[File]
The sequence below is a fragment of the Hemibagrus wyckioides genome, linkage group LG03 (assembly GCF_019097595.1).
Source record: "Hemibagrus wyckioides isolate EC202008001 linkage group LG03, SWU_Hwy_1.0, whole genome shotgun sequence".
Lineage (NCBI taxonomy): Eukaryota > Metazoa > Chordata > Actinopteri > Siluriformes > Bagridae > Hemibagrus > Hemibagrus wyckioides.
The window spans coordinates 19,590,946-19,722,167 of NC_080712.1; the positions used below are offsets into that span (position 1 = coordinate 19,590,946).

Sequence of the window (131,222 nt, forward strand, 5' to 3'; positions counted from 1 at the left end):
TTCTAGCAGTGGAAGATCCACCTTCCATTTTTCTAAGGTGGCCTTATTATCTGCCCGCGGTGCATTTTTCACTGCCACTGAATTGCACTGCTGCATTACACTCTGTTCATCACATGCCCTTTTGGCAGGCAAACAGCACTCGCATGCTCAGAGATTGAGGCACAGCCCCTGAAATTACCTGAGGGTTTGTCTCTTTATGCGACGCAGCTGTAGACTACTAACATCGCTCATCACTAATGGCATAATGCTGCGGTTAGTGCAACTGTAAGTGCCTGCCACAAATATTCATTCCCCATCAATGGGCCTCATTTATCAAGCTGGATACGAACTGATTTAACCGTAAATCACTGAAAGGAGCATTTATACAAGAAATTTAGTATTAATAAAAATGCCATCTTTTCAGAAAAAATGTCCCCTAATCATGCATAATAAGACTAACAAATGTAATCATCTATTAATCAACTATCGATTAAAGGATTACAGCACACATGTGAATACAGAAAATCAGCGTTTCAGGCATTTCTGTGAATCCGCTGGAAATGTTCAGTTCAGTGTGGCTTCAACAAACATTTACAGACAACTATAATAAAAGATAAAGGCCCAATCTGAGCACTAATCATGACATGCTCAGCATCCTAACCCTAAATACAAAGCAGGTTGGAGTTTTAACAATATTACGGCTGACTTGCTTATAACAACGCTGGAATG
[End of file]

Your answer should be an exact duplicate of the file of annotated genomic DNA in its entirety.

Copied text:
The sequence below is a fragment of the Hemibagrus wyckioides genome, linkage group LG03 (assembly GCF_019097595.1).
Source record: "Hemibagrus wyckioides isolate EC202008001 linkage group LG03, SWU_Hwy_1.0, whole genome shotgun sequence".
Lineage (NCBI taxonomy): Eukaryota > Metazoa > Chordata > Actinopteri > Siluriformes > Bagridae > Hemibagrus > Hemibagrus wyckioides.
The window spans coordinates 19,590,946-19,722,167 of NC_080712.1; the positions used below are offsets into that span (position 1 = coordinate 19,590,946).

Sequence of the window (131,222 nt, forward strand, 5' to 3'; positions counted from 1 at the left end):
TTCTAGCAGTGGAAGATCCACCTTCCATTTTTCTAAGGTGGCCTTATTATCTGCCCGCGGTGCATTTTTCACTGCCACTGAATTGCACTGCTGCATTACACTCTGTTCATCACATGCCCTTTTGGCAGGCAAACAGCACTCGCATGCTCAGAGATTGAGGCACAGCCCCTGAAATTACCTGAGGGTTTGTCTCTTTATGCGACGCAGCTGTAGACTACTAACATCGCTCATCACTAATGGCATAATGCTGCGGTTAGTGCAACTGTAAGTGCCTGCCACAAATATTCATTCCCCATCAATGGGCCTCATTTATCAAGCTGGATACGAACTGATTTAACCGTAAATCACTGAAAGGAGCATTTATACAAGAAATTTAGTATTAATAAAAATGCCATCTTTTCAGAAAAAATGTCCCCTAATCATGCATAATAAGACTAACAAATGTAATCATCTATTAATCAACTATCGATTAAAGGATTACAGCACACATGTGAATACAGAAAATCAGCGTTTCAGGCATTTCTGTGAATCCGCTGGAAATGTTCAGTTCAGTGTGGCTTCAACAAACATTTACAGACAACTATAATAAAAGATAAAGGCCCAATCTGAGCACTAATCATGACATGCTCAGCATCCTAACCCTAAATACAAAGCAGGTTGGAGTTTTAACAATATTACGGCTGACTTGCTTATAACAACGCTGGAATG